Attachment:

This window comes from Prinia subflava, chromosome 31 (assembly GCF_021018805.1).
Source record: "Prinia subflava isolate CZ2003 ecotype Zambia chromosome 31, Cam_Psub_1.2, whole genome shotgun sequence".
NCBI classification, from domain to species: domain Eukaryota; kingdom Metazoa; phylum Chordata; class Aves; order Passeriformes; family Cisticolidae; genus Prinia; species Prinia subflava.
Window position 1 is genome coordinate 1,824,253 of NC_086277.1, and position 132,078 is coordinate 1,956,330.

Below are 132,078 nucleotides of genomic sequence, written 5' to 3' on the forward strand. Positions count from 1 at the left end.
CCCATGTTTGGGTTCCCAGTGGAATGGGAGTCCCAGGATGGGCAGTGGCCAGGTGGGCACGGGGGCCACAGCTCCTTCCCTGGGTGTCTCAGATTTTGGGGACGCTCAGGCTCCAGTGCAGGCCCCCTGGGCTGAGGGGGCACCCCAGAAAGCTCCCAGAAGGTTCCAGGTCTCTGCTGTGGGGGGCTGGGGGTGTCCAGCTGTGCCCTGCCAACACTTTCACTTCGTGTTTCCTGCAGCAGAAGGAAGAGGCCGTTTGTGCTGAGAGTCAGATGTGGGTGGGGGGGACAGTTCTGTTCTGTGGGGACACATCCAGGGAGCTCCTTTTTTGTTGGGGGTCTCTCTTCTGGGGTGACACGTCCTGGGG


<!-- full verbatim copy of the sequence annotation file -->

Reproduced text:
This window comes from Prinia subflava, chromosome 31 (assembly GCF_021018805.1).
Source record: "Prinia subflava isolate CZ2003 ecotype Zambia chromosome 31, Cam_Psub_1.2, whole genome shotgun sequence".
NCBI classification, from domain to species: domain Eukaryota; kingdom Metazoa; phylum Chordata; class Aves; order Passeriformes; family Cisticolidae; genus Prinia; species Prinia subflava.
Window position 1 is genome coordinate 1,824,253 of NC_086277.1, and position 132,078 is coordinate 1,956,330.

Below are 132,078 nucleotides of genomic sequence, written 5' to 3' on the forward strand. Positions count from 1 at the left end.
CCCATGTTTGGGTTCCCAGTGGAATGGGAGTCCCAGGATGGGCAGTGGCCAGGTGGGCACGGGGGCCACAGCTCCTTCCCTGGGTGTCTCAGATTTTGGGGACGCTCAGGCTCCAGTGCAGGCCCCCTGGGCTGAGGGGGCACCCCAGAAAGCTCCCAGAAGGTTCCAGGTCTCTGCTGTGGGGGGCTGGGGGTGTCCAGCTGTGCCCTGCCAACACTTTCACTTCGTGTTTCCTGCAGCAGAAGGAAGAGGCCGTTTGTGCTGAGAGTCAGATGTGGGTGGGGGGGACAGTTCTGTTCTGTGGGGACACATCCAGGGAGCTCCTTTTTTGTTGGGGGTCTCTCTTCTGGGGTGACACGTCCTGGGG